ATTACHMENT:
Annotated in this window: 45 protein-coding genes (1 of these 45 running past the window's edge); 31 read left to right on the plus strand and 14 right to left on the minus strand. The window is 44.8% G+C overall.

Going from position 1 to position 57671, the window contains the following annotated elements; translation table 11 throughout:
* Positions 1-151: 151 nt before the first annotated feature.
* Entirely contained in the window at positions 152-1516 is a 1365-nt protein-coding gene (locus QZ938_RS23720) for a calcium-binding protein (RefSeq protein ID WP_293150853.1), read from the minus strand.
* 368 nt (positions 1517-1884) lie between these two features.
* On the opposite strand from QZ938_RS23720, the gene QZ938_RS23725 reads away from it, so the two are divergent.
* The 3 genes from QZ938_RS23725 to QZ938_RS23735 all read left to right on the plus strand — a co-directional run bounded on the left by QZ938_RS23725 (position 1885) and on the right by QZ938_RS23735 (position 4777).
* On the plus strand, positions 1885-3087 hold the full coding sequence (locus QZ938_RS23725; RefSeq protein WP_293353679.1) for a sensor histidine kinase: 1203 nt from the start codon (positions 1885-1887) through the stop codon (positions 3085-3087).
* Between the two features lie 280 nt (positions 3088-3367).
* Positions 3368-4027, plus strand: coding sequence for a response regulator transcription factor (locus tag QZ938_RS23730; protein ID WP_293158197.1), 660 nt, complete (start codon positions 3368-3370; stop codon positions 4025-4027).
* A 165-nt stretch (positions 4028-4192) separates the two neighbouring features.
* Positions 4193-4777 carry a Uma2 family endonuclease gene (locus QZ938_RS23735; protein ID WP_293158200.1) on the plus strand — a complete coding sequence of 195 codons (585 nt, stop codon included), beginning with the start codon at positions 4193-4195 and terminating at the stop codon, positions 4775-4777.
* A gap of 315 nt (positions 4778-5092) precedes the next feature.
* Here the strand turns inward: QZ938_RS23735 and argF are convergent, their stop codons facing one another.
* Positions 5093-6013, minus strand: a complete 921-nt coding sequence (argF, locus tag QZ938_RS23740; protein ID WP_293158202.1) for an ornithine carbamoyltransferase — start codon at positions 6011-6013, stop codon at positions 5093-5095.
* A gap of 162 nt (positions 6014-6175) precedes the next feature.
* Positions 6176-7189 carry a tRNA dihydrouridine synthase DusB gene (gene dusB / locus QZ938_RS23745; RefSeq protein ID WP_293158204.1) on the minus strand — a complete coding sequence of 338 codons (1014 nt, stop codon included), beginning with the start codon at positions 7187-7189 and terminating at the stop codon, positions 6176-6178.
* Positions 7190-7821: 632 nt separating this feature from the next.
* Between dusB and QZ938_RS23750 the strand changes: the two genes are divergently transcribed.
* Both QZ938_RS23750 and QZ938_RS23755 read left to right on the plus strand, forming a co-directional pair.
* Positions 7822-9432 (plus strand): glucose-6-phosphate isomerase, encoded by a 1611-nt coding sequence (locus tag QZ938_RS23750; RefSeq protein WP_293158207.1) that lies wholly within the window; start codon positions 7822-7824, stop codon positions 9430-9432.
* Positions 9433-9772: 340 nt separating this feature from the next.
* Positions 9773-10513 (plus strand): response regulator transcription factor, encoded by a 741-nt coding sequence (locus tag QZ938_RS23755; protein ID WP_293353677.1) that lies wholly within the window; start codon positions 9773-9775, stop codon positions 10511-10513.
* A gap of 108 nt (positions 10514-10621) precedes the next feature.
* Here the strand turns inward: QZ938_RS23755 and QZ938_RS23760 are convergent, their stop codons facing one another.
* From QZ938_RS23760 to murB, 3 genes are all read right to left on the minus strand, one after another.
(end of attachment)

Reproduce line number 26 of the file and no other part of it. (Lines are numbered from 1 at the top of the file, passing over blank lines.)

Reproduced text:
* From QZ938_RS23760 to murB, 3 genes are all read right to left on the minus strand, one after another.